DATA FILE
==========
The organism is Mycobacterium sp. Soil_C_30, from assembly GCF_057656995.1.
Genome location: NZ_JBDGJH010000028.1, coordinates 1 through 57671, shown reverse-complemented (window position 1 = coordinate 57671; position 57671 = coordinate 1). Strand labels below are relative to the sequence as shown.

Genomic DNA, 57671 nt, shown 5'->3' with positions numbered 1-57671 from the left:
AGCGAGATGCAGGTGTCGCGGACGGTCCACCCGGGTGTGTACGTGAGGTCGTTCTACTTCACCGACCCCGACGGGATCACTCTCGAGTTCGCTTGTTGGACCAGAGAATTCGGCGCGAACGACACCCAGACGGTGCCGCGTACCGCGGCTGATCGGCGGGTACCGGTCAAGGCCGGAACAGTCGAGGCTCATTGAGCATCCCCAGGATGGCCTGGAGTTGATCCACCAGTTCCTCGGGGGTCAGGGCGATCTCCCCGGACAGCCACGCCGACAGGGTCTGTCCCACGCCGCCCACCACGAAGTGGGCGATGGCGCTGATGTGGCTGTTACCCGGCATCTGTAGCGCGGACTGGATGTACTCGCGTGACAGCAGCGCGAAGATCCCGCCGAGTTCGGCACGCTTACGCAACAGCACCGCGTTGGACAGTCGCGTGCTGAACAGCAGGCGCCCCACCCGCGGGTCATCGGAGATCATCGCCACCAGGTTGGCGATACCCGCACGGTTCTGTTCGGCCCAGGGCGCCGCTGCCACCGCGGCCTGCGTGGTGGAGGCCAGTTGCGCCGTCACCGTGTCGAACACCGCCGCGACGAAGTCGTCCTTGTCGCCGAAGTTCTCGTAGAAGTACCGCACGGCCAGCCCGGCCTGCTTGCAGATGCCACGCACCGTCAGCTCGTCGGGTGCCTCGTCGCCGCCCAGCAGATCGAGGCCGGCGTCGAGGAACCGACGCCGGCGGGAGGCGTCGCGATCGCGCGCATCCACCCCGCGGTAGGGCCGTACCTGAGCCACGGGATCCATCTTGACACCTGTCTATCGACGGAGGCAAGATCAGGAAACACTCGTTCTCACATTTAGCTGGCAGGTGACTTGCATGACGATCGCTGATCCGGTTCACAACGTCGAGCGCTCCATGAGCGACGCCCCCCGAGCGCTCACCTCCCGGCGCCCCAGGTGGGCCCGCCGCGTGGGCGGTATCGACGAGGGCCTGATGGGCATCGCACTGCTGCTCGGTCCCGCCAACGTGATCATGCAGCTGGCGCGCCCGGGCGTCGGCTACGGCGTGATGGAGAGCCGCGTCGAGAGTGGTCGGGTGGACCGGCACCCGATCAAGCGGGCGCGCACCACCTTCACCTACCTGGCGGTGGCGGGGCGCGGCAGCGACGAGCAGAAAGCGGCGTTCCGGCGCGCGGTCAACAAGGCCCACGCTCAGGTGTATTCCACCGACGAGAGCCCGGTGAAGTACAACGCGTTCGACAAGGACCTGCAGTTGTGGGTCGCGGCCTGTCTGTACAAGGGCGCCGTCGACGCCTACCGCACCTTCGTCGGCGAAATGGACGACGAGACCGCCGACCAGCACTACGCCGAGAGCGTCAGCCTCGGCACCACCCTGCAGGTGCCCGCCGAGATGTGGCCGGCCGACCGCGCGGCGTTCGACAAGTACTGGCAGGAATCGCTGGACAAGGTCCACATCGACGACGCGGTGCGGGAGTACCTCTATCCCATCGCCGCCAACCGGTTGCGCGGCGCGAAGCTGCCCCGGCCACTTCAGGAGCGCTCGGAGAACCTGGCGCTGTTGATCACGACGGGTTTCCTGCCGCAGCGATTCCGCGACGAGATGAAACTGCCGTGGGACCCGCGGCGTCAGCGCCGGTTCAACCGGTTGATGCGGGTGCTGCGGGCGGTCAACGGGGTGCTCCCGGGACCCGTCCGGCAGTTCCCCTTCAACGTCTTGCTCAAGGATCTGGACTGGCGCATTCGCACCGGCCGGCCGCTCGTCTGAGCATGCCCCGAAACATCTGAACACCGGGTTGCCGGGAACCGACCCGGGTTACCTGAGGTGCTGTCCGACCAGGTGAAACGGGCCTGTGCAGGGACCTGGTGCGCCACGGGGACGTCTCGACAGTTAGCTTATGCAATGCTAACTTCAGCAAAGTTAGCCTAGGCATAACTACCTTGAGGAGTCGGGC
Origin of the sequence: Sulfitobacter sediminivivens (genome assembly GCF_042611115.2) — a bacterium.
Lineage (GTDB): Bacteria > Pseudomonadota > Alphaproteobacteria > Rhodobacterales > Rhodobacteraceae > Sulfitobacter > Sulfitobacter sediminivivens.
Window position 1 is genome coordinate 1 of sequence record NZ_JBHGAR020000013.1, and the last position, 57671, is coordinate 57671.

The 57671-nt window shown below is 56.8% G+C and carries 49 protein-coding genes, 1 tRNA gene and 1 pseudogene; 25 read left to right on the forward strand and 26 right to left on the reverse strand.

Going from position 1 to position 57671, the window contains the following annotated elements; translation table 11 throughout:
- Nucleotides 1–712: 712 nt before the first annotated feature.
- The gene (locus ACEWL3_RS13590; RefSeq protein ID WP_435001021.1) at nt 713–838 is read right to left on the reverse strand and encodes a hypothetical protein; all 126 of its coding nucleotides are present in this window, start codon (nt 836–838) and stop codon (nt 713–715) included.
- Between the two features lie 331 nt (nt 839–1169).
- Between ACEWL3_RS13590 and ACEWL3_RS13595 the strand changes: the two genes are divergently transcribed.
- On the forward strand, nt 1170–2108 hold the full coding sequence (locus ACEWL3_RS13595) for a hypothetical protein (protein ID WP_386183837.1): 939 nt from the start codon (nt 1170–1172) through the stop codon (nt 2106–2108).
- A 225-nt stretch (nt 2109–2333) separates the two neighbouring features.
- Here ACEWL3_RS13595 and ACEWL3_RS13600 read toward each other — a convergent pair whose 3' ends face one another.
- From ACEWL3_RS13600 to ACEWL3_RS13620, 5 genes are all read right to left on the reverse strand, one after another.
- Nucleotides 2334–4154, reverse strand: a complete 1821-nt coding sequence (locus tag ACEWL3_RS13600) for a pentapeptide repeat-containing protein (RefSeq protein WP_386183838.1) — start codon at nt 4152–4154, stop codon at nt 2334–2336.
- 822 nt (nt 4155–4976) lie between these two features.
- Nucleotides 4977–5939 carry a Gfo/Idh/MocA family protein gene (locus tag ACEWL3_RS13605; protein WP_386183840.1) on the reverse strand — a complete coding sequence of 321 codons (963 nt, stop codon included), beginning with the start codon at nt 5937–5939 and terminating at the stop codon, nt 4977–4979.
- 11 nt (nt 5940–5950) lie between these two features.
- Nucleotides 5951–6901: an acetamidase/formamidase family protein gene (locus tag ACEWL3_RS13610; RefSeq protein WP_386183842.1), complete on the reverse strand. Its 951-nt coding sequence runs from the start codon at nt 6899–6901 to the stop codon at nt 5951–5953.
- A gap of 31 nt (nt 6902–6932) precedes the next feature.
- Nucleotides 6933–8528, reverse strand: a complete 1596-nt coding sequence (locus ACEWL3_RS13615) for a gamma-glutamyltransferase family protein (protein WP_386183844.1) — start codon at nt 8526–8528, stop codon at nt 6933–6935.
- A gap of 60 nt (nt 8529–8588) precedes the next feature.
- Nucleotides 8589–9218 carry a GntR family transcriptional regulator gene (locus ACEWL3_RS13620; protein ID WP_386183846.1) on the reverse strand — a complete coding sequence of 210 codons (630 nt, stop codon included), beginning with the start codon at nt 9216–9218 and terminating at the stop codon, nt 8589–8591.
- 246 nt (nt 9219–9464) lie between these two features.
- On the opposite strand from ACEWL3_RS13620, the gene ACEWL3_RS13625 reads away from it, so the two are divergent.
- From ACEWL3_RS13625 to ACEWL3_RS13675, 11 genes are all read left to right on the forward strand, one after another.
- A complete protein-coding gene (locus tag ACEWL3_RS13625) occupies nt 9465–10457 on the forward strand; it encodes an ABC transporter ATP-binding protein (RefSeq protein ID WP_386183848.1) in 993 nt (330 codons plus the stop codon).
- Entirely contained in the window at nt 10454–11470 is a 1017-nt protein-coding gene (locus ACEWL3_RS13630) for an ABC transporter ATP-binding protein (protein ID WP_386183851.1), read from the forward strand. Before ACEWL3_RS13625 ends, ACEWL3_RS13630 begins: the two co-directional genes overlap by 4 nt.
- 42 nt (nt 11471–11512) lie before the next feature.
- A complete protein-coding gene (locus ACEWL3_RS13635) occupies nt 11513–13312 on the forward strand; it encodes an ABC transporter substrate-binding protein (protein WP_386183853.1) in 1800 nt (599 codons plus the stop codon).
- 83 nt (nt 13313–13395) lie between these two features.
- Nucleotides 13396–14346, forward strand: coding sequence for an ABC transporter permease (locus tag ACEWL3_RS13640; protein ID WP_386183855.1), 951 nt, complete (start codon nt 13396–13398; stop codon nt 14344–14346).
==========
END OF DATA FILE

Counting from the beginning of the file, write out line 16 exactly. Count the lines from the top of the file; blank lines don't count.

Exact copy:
- Here ACEWL3_RS13595 and ACEWL3_RS13600 read toward each other — a convergent pair whose 3' ends face one another.